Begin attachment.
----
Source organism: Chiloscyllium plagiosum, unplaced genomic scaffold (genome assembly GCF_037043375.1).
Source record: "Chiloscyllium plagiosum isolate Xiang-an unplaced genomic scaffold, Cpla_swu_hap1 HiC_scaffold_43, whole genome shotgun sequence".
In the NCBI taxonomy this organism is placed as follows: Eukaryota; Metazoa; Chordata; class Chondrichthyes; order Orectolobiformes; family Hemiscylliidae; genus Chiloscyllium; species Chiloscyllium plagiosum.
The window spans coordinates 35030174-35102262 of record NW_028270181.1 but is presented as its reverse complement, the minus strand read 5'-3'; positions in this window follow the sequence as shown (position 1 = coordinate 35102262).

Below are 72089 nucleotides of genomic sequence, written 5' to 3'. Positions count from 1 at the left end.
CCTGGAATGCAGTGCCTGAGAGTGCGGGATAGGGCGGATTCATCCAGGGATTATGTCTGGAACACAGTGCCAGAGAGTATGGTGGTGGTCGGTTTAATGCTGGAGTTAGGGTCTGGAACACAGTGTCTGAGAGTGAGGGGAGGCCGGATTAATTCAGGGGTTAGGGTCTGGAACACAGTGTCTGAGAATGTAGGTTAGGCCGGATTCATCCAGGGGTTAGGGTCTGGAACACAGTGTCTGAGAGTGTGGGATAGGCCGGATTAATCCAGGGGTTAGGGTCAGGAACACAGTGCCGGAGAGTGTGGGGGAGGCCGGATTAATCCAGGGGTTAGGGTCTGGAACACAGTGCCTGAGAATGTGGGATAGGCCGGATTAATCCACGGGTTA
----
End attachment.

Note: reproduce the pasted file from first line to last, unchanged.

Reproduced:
Source organism: Chiloscyllium plagiosum, unplaced genomic scaffold (genome assembly GCF_037043375.1).
Source record: "Chiloscyllium plagiosum isolate Xiang-an unplaced genomic scaffold, Cpla_swu_hap1 HiC_scaffold_43, whole genome shotgun sequence".
In the NCBI taxonomy this organism is placed as follows: Eukaryota; Metazoa; Chordata; class Chondrichthyes; order Orectolobiformes; family Hemiscylliidae; genus Chiloscyllium; species Chiloscyllium plagiosum.
The window spans coordinates 35030174-35102262 of record NW_028270181.1 but is presented as its reverse complement, the minus strand read 5'-3'; positions in this window follow the sequence as shown (position 1 = coordinate 35102262).

Below are 72089 nucleotides of genomic sequence, written 5' to 3'. Positions count from 1 at the left end.
CCTGGAATGCAGTGCCTGAGAGTGCGGGATAGGGCGGATTCATCCAGGGATTATGTCTGGAACACAGTGCCAGAGAGTATGGTGGTGGTCGGTTTAATGCTGGAGTTAGGGTCTGGAACACAGTGTCTGAGAGTGAGGGGAGGCCGGATTAATTCAGGGGTTAGGGTCTGGAACACAGTGTCTGAGAATGTAGGTTAGGCCGGATTCATCCAGGGGTTAGGGTCTGGAACACAGTGTCTGAGAGTGTGGGATAGGCCGGATTAATCCAGGGGTTAGGGTCAGGAACACAGTGCCGGAGAGTGTGGGGGAGGCCGGATTAATCCAGGGGTTAGGGTCTGGAACACAGTGCCTGAGAATGTGGGATAGGCCGGATTAATCCACGGGTTA